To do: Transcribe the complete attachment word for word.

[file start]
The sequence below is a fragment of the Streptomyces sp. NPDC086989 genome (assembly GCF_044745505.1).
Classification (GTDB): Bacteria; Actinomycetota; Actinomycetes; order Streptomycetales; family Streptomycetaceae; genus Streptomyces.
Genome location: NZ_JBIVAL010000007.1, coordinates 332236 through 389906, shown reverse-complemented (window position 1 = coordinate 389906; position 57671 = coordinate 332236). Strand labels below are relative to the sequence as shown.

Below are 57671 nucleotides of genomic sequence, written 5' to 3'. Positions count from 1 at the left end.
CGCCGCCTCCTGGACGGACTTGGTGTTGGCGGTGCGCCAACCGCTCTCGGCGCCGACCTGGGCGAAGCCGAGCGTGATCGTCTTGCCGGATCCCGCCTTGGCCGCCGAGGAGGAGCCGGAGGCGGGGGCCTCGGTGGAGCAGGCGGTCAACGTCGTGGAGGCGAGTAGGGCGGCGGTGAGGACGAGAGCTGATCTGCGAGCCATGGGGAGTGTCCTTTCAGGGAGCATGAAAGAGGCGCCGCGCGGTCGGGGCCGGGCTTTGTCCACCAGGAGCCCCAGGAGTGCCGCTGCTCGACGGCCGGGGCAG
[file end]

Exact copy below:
The sequence below is a fragment of the Streptomyces sp. NPDC086989 genome (assembly GCF_044745505.1).
Classification (GTDB): Bacteria; Actinomycetota; Actinomycetes; order Streptomycetales; family Streptomycetaceae; genus Streptomyces.
Genome location: NZ_JBIVAL010000007.1, coordinates 332236 through 389906, shown reverse-complemented (window position 1 = coordinate 389906; position 57671 = coordinate 332236). Strand labels below are relative to the sequence as shown.

Below are 57671 nucleotides of genomic sequence, written 5' to 3'. Positions count from 1 at the left end.
CGCCGCCTCCTGGACGGACTTGGTGTTGGCGGTGCGCCAACCGCTCTCGGCGCCGACCTGGGCGAAGCCGAGCGTGATCGTCTTGCCGGATCCCGCCTTGGCCGCCGAGGAGGAGCCGGAGGCGGGGGCCTCGGTGGAGCAGGCGGTCAACGTCGTGGAGGCGAGTAGGGCGGCGGTGAGGACGAGAGCTGATCTGCGAGCCATGGGGAGTGTCCTTTCAGGGAGCATGAAAGAGGCGCCGCGCGGTCGGGGCCGGGCTTTGTCCACCAGGAGCCCCAGGAGTGCCGCTGCTCGACGGCCGGGGCAG